Unanswered Questions about Covid-19


It’s easy to forget that just a few months ago, the virus that is causing the Covid-19 pandemic around the world was not known, at all, to science.

In the months and weeks since, researchers have been learning as much as they can about this pathogen — and at breakneck speed. Scientists have sequenced its genome and begun to create vaccines in the hope of making people immune to it. They’ve also learned, critically, that people can pass the virus on to others before they get symptoms themselves. That makes the virus hard to contain. But it also makes it clear that severe actions — like the social distancing measures in place in the US and around the world — are necessary in the fight to save lives.

We still don’t know how this pandemic will play out. That’s in large part because there are crucial unanswered questions about this virus and the disease it causes. For example, researchers don’t yet have precise estimates of how deadly the virus is or an exact understanding of how it spreads. The answers to these questions will provide key insights into stopping this pandemic in the least disruptive way possible.

Scientists warn we may need to live with social distancing for a year or more:

It may be too easy to look at these uncertainties and the lack of data and feel cavalier: Maybe this all isn’t as bad as people are saying.

Do not take comfort in these uncertainties. Take caution.

“The way we deal with the uncertainty is we have to cover all of our bases,” Peter Hotez, the dean of the National School of Tropical Medicine at Baylor College. “A year from now we’ll realize some of the things that we did may not have been necessary.” But we have to proceed with extreme vigilance due to the many unknowns of this virus and the serious risk it poses to so many around the globe.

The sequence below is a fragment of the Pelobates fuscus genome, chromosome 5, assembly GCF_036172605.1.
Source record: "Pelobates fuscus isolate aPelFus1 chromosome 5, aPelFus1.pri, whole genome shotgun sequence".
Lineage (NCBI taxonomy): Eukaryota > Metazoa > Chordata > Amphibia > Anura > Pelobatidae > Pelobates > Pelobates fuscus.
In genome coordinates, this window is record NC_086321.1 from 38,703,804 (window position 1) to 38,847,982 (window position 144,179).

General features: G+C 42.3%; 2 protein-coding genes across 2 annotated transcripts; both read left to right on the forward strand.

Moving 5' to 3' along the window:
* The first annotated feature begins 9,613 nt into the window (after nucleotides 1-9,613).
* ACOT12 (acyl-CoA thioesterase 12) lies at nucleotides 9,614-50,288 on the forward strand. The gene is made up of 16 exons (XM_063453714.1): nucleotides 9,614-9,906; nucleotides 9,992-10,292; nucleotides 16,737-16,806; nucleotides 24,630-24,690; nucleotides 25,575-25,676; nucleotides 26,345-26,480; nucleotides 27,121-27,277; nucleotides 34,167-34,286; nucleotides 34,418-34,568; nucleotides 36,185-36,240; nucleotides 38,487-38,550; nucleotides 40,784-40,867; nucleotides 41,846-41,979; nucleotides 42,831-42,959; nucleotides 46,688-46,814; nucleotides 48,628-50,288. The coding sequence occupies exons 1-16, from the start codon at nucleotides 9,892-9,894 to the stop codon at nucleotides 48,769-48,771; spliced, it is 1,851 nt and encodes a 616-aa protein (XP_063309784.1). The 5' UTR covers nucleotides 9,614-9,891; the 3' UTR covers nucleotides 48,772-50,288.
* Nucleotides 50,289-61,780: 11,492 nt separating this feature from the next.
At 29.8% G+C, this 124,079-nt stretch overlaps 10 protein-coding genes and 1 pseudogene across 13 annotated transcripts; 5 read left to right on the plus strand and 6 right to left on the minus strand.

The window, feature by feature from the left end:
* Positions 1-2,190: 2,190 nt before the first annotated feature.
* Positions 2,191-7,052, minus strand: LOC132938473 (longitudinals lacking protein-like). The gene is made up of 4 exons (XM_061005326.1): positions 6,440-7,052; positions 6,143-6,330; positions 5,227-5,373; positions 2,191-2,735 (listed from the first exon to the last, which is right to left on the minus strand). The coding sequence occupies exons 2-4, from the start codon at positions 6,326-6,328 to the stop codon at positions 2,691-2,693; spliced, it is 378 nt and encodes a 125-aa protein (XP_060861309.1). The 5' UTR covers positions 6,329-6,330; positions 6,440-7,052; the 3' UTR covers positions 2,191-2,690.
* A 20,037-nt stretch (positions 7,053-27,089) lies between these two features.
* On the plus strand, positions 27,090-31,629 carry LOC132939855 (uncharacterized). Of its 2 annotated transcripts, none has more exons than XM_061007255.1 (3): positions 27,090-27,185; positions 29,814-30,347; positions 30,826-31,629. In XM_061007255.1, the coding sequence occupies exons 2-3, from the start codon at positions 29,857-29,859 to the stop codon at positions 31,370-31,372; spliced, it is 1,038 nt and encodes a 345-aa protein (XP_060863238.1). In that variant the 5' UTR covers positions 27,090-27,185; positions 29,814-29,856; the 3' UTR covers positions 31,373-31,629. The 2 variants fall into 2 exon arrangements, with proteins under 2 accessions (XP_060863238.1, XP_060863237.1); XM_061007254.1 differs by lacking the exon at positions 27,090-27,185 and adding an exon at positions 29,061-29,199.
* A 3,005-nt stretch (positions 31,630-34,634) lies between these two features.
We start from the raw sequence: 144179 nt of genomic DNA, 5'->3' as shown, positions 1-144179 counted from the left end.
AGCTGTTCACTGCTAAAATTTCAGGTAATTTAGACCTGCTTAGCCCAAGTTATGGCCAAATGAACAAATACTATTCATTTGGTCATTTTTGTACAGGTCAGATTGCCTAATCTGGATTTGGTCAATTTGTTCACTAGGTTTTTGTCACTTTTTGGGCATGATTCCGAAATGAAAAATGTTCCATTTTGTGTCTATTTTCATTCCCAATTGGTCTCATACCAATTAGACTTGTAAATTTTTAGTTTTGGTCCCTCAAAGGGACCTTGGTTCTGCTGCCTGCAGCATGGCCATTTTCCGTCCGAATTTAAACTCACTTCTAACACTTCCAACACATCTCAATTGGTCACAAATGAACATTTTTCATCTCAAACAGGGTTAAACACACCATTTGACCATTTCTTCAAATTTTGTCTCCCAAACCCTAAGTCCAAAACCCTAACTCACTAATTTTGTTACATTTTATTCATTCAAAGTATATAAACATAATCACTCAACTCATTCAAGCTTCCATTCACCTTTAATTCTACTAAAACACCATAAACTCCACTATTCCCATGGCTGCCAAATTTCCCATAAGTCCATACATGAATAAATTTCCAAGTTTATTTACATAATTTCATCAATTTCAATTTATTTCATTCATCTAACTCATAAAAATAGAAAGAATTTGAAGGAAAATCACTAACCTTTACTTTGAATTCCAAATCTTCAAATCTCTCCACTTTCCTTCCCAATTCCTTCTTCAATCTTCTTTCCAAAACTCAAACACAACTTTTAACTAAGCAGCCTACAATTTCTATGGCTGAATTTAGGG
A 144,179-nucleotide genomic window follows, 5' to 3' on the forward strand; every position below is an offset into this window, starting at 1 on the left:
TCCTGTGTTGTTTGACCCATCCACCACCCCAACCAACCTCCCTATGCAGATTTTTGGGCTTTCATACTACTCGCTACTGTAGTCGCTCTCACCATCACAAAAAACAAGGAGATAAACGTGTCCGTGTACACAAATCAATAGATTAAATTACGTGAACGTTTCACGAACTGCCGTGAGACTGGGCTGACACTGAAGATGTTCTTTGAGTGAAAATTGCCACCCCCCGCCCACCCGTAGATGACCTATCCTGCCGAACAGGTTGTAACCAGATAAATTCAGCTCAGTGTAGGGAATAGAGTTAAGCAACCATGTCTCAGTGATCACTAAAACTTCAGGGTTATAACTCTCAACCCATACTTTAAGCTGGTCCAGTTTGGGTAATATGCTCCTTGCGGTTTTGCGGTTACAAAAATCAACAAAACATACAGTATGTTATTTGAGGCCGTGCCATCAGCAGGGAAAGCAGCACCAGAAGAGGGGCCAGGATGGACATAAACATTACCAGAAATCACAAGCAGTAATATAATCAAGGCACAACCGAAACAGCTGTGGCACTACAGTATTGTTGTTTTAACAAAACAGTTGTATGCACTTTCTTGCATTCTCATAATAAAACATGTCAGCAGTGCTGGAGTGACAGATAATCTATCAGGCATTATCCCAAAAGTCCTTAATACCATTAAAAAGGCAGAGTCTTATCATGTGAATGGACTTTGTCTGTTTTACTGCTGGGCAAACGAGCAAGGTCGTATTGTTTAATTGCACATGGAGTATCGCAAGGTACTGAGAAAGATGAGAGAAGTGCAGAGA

These are the nine most important unanswered questions about Covid-19 that will help determine the course of this outbreak. Be humbled by this list. We are. And take care.

1) How, exactly, does Covid-19 spread?

The virus — known as SARS-CoV-2 — that causes Covid-19 has infected more than 222,000 people since its emergence. (Of them, at least 9,000 have died.) That’s just the confirmed cases. A great many more may have occurred (more on that later).

Why has it spread so fast? “The best explanation for this rapid spread is that the virus is being passed through droplets from coughing or sneezing,” Vox’s Julia Belluz explains. “When these virus-laden droplets from an infected person reach the nose, eyes, or mouth of another, they can transmit the disease.”

But it’s still unknown how significant other modes of transmission are in spreading the disease.

2) Can people become reinfected? And, if so, after how long?

Another huge unknown: Can people become reinfected with Covid-19 after they’ve had it? There are some reports of people in China and Japan testing positive after recovering from the infection. Though, to be clear, it’s unknown whether those people were truly reinfected or still just had low levels of the virus in their systems after they felt better.

“I would say that the biggest unknown is how potent is the immune response generated in an infected person,” Akiko Iwasaki, an immunobiologist at the Yale School of Medicine, writes in an email. “How long would [immune] protection last? ... The answers to these questions are key to understanding whether herd immunity is effective.


Media Contact: 
Allison Grey 
Journal Manager 
Journal of Clinical chemistry and Laboratory Medicne
|Email: jcclm@molecularbiol.com